Siqua recordanti benefacta priora voluptas
est homini, cum se cogitat esse pium,
nec sanctam violasse fidem, nec foedere nullo
divum ad fallendos numine abusum homines,
multa parata manent in longa aetate, Catulle,
ex hoc ingrato gaudia amore tibi.
nam quaecumque homines bene cuiquam aut dicere possunt
aut facere, haec a te dictaque factaque sunt.
omnia quae ingratae perierunt credita menti.
quare iam te cur amplius excrucies?
quin tu animo offirmas atque istinc teque reducis,
et dis invitis desinis esse miser? Catullus 76
esse quid hoc dicam, quod tam mihi dura videntur
strata, neque in lecto pallia nostra sedent,
et vacuus somno noctem, quam longa, peregi,
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From the outset, Catullus aims to emphasise the fides of love as a sincere and significant tradition. In the first segment, he achieves this by firstly setting up a patriarchal and religious framework for the treaty of love. He asserts that he has been pious, ‘cum se cogitate esse pium’, and that he has not violated the symbolically sacred pact between elegiac lovers, ‘nec sanctum violasse fidem, nec foedere nullo’. Furthermore, he likens the elegiac love to the honour amongst men, reminiscent of ‘pater ut gnatos’ in Carmen 72. The polyptoton of ‘dicere’ and ‘facere’ with their respective past participles ‘dictaque’ and ‘factaque’ indicates the completion of his duties as a man, but more symbolically as a lover. Ultimately, Catullus aims to genuinely portray his passionate love to a skeptical Roman society by framing it as something already respectable in the period.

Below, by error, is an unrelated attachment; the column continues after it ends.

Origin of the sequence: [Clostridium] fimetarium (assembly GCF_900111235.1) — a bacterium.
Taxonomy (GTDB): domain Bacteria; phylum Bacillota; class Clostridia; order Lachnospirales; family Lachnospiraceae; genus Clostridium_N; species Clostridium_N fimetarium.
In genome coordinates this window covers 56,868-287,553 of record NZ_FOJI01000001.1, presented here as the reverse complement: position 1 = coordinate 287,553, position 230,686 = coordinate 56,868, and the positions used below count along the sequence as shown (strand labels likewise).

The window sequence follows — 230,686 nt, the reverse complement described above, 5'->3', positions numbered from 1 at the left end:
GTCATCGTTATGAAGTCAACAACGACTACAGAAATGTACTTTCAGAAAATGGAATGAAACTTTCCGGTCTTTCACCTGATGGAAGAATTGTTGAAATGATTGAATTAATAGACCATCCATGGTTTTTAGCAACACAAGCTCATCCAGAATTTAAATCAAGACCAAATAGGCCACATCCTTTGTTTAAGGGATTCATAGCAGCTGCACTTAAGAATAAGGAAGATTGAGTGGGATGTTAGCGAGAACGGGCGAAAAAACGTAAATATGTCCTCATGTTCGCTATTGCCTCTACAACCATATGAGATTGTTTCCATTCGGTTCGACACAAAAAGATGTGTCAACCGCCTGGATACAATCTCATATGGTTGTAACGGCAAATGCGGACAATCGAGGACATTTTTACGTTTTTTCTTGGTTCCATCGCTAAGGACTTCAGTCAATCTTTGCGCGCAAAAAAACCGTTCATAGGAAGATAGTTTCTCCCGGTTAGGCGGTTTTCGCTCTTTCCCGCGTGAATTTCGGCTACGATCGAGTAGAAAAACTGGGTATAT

Ovid sets out in Amores 1.2 to explore the servitium of love, a traditional subject in love elegy, albeit in a detached and perverse manner. The reader is somewhat deceived in the opening, as Ovid cleverly imitates a somber tone, using the chiastic ‘lassaque versati corporis ossa dolent’ to portray his anguish as a lover and also a victim of Cupid. This is continued in a manner of Catullan philological contemplation, ‘an subitum…ignem?’, using a fire imagery seen often in Catullus’s own poetry. However, all of this elaborate disguise is turned on its head, with the exclaimed polyptoton ‘cedamus!’, a iussive subjunctive placed emphatically below the uncertain ‘cedimus…?’ of the previous line. Immediately, Ovid’s style shines through, offering us a favourite sententia of his, ‘leve fit…’ with the hyperbaton of ‘onus’(the burden of love), placing further emphasis on the true intention of this poem: surrendering to love is ultimately more beneficial. Therefore, we see that while Catullus genuinely explores the implications of fides, Ovid comically inverts the struggles of servitium, disregarding society’s contempt.
On the other hand, Catullus displays his bitterness towards ungrateful love ‘‘ingratae…amore’, a testament to the genuine emotion behind his poetry. His claim to self-righteousness as a citizen and fides as an elegiac lover is quickly converted to self-pity for his situation. The predominance of spondaic, heavy rhythm in this poem reflects his deep, sorrowful emotion, struggling to overcome the strain of love. Additionally, at the end of line 5, he...